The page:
Antwerp becomes the latest in a line of cities to hold an anti-Islam march, under the banner of PEGIDA.
Anti-Islam group PEGIDA has marched in the Flemish city of Antwerp, despite a mayoral ban on the rally.
Some 200 protesters took to the streets in a peaceful demonstration on Monday (March 2). Police told Reuters news agency they would not be making arrests, but would be carrying out checks on identification documents.
PEGIDA, which stands for Patriotic Europeans Against the Islamisation of the West, originated in Germany. In the eastern city of Dresden, weekly marches have attracted as many as 25,000 people a time.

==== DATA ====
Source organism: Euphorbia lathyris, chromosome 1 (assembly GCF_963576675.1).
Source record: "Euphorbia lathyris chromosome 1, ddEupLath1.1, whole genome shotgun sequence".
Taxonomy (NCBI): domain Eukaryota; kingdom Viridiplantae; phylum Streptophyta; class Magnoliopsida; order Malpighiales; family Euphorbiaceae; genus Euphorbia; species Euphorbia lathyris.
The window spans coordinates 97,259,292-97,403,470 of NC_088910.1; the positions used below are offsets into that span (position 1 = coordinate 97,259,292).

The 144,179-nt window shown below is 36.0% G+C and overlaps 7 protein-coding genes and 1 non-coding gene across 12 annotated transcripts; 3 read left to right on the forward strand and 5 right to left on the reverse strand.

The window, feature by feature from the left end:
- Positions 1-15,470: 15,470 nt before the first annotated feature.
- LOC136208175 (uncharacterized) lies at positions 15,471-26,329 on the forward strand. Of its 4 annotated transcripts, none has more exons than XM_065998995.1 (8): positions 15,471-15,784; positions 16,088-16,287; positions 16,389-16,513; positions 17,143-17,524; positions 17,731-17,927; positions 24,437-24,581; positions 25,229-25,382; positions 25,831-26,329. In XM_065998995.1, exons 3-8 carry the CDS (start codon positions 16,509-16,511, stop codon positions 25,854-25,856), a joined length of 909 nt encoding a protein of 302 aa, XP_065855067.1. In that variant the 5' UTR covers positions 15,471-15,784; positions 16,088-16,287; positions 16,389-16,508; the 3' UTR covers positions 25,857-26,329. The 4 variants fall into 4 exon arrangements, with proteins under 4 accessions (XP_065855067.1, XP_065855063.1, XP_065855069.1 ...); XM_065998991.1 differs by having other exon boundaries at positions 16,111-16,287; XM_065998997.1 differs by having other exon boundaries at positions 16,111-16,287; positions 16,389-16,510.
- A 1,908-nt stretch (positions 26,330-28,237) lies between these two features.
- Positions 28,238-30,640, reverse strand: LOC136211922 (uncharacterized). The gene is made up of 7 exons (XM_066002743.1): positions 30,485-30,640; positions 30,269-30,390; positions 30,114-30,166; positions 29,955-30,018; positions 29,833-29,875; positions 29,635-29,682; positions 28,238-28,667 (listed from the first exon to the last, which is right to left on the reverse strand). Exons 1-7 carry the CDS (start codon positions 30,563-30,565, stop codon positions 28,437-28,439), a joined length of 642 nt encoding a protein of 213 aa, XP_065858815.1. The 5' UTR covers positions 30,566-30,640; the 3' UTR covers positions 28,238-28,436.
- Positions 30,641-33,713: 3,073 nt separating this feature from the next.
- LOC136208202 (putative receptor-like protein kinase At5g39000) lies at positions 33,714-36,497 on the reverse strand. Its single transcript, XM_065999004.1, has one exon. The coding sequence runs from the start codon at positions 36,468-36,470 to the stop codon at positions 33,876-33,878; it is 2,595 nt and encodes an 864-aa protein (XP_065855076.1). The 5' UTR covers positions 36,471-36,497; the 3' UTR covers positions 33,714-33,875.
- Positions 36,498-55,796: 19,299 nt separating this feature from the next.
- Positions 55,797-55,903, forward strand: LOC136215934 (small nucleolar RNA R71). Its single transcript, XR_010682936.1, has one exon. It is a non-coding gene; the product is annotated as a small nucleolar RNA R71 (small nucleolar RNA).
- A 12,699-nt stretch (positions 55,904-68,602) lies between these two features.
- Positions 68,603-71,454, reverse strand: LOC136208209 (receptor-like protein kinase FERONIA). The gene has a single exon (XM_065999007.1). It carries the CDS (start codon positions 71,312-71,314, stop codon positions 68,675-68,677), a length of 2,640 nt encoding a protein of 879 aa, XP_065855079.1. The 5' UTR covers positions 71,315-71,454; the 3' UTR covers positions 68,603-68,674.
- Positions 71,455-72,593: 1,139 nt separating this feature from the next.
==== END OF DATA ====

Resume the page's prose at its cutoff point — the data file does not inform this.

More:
Opposition rallies have also taken place in Dresden, as well as Frankfurt, Hamburg and other cities.
However, the German branch faced a set back in January 2015 when its leader dropped out to form a rival movement. He was pictured dressed as Adolf Hitler and reports suggest he called refugees ‘scum bags’. He is now being investigated for inciting hatred.
Around 375 people attended a march under the banner of PEGIDA in Newcastle on Saturday (February 28), at which five people were arrested.
It was opposed by a 2,000-person counter-rally, by a group known as Newcastle Unites, with police keeping the two sides apart.
Marches under the umbrella of PEGIDA have sprung up in a number of countries, including: